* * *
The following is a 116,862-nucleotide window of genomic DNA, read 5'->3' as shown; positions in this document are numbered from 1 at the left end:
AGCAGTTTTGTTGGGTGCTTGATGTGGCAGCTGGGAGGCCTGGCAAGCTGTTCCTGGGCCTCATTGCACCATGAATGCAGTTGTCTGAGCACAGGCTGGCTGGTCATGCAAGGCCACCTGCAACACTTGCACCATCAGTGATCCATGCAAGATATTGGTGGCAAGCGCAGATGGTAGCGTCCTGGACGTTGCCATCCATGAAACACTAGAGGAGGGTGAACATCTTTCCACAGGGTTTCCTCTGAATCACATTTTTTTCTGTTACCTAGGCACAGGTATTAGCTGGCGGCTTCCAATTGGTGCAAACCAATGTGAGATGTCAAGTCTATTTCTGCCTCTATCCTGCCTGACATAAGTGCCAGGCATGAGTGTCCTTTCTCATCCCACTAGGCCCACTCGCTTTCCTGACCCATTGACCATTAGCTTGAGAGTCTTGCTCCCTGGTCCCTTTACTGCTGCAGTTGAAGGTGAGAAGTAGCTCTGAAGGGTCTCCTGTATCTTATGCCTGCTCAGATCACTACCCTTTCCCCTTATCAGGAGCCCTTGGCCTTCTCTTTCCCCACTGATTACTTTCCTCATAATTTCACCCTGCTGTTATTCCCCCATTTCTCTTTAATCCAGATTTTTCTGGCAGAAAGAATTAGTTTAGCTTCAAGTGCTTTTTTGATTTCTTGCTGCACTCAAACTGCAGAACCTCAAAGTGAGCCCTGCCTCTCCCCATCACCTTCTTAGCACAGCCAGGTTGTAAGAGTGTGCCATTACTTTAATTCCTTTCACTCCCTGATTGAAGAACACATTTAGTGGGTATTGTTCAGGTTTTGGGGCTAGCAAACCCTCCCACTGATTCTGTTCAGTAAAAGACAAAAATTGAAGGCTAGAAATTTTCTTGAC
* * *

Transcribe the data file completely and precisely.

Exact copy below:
The following is a 116,862-nucleotide window of genomic DNA, read 5'->3' as shown; positions in this document are numbered from 1 at the left end:
AGCAGTTTTGTTGGGTGCTTGATGTGGCAGCTGGGAGGCCTGGCAAGCTGTTCCTGGGCCTCATTGCACCATGAATGCAGTTGTCTGAGCACAGGCTGGCTGGTCATGCAAGGCCACCTGCAACACTTGCACCATCAGTGATCCATGCAAGATATTGGTGGCAAGCGCAGATGGTAGCGTCCTGGACGTTGCCATCCATGAAACACTAGAGGAGGGTGAACATCTTTCCACAGGGTTTCCTCTGAATCACATTTTTTTCTGTTACCTAGGCACAGGTATTAGCTGGCGGCTTCCAATTGGTGCAAACCAATGTGAGATGTCAAGTCTATTTCTGCCTCTATCCTGCCTGACATAAGTGCCAGGCATGAGTGTCCTTTCTCATCCCACTAGGCCCACTCGCTTTCCTGACCCATTGACCATTAGCTTGAGAGTCTTGCTCCCTGGTCCCTTTACTGCTGCAGTTGAAGGTGAGAAGTAGCTCTGAAGGGTCTCCTGTATCTTATGCCTGCTCAGATCACTACCCTTTCCCCTTATCAGGAGCCCTTGGCCTTCTCTTTCCCCACTGATTACTTTCCTCATAATTTCACCCTGCTGTTATTCCCCCATTTCTCTTTAATCCAGATTTTTCTGGCAGAAAGAATTAGTTTAGCTTCAAGTGCTTTTTTGATTTCTTGCTGCACTCAAACTGCAGAACCTCAAAGTGAGCCCTGCCTCTCCCCATCACCTTCTTAGCACAGCCAGGTTGTAAGAGTGTGCCATTACTTTAATTCCTTTCACTCCCTGATTGAAGAACACATTTAGTGGGTATTGTTCAGGTTTTGGGGCTAGCAAACCCTCCCACTGATTCTGTTCAGTAAAAGACAAAAATTGAAGGCTAGAAATTTTCTTGAC